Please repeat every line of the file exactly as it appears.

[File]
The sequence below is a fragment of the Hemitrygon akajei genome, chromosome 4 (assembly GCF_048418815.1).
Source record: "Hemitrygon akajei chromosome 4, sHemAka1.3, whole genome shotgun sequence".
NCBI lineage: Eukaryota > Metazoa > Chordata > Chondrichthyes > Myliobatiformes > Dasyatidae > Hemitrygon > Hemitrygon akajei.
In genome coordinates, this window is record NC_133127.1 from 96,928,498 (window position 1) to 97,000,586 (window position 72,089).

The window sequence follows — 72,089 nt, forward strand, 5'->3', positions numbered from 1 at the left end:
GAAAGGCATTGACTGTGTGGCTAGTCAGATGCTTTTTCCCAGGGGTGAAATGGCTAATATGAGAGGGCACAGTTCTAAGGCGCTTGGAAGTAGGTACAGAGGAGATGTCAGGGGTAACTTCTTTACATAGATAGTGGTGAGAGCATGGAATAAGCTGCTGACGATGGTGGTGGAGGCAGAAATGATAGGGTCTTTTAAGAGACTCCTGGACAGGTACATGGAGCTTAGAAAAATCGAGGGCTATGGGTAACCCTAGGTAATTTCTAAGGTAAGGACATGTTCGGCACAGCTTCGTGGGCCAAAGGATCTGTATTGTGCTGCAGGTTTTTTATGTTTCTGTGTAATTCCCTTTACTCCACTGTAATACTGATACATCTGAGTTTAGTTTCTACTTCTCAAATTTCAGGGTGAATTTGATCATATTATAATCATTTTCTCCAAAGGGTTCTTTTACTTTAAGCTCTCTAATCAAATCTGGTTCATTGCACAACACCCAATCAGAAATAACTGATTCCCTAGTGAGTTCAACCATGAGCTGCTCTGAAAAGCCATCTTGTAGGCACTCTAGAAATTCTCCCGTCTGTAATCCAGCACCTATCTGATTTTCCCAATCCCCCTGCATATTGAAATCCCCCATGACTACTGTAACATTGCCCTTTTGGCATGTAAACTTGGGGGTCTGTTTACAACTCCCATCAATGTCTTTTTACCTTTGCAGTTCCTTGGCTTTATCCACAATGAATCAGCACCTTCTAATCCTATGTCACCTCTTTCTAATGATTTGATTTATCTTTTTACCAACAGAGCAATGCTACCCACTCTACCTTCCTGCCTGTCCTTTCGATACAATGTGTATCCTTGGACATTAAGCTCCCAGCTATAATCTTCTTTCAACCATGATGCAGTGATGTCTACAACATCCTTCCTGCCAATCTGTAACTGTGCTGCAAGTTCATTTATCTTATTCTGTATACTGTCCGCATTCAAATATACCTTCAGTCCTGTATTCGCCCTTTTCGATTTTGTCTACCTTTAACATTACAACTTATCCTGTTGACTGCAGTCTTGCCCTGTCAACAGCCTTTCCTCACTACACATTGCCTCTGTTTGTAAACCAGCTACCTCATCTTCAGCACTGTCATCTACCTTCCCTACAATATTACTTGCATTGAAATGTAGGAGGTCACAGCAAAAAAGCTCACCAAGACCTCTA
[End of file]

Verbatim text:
The sequence below is a fragment of the Hemitrygon akajei genome, chromosome 4 (assembly GCF_048418815.1).
Source record: "Hemitrygon akajei chromosome 4, sHemAka1.3, whole genome shotgun sequence".
NCBI lineage: Eukaryota > Metazoa > Chordata > Chondrichthyes > Myliobatiformes > Dasyatidae > Hemitrygon > Hemitrygon akajei.
In genome coordinates, this window is record NC_133127.1 from 96,928,498 (window position 1) to 97,000,586 (window position 72,089).

The window sequence follows — 72,089 nt, forward strand, 5'->3', positions numbered from 1 at the left end:
GAAAGGCATTGACTGTGTGGCTAGTCAGATGCTTTTTCCCAGGGGTGAAATGGCTAATATGAGAGGGCACAGTTCTAAGGCGCTTGGAAGTAGGTACAGAGGAGATGTCAGGGGTAACTTCTTTACATAGATAGTGGTGAGAGCATGGAATAAGCTGCTGACGATGGTGGTGGAGGCAGAAATGATAGGGTCTTTTAAGAGACTCCTGGACAGGTACATGGAGCTTAGAAAAATCGAGGGCTATGGGTAACCCTAGGTAATTTCTAAGGTAAGGACATGTTCGGCACAGCTTCGTGGGCCAAAGGATCTGTATTGTGCTGCAGGTTTTTTATGTTTCTGTGTAATTCCCTTTACTCCACTGTAATACTGATACATCTGAGTTTAGTTTCTACTTCTCAAATTTCAGGGTGAATTTGATCATATTATAATCATTTTCTCCAAAGGGTTCTTTTACTTTAAGCTCTCTAATCAAATCTGGTTCATTGCACAACACCCAATCAGAAATAACTGATTCCCTAGTGAGTTCAACCATGAGCTGCTCTGAAAAGCCATCTTGTAGGCACTCTAGAAATTCTCCCGTCTGTAATCCAGCACCTATCTGATTTTCCCAATCCCCCTGCATATTGAAATCCCCCATGACTACTGTAACATTGCCCTTTTGGCATGTAAACTTGGGGGTCTGTTTACAACTCCCATCAATGTCTTTTTACCTTTGCAGTTCCTTGGCTTTATCCACAATGAATCAGCACCTTCTAATCCTATGTCACCTCTTTCTAATGATTTGATTTATCTTTTTACCAACAGAGCAATGCTACCCACTCTACCTTCCTGCCTGTCCTTTCGATACAATGTGTATCCTTGGACATTAAGCTCCCAGCTATAATCTTCTTTCAACCATGATGCAGTGATGTCTACAACATCCTTCCTGCCAATCTGTAACTGTGCTGCAAGTTCATTTATCTTATTCTGTATACTGTCCGCATTCAAATATACCTTCAGTCCTGTATTCGCCCTTTTCGATTTTGTCTACCTTTAACATTACAACTTATCCTGTTGACTGCAGTCTTGCCCTGTCAACAGCCTTTCCTCACTACACATTGCCTCTGTTTGTAAACCAGCTACCTCATCTTCAGCACTGTCATCTACCTTCCCTACAATATTACTTGCATTGAAATGTAGGAGGTCACAGCAAAAAAGCTCACCAAGACCTCTA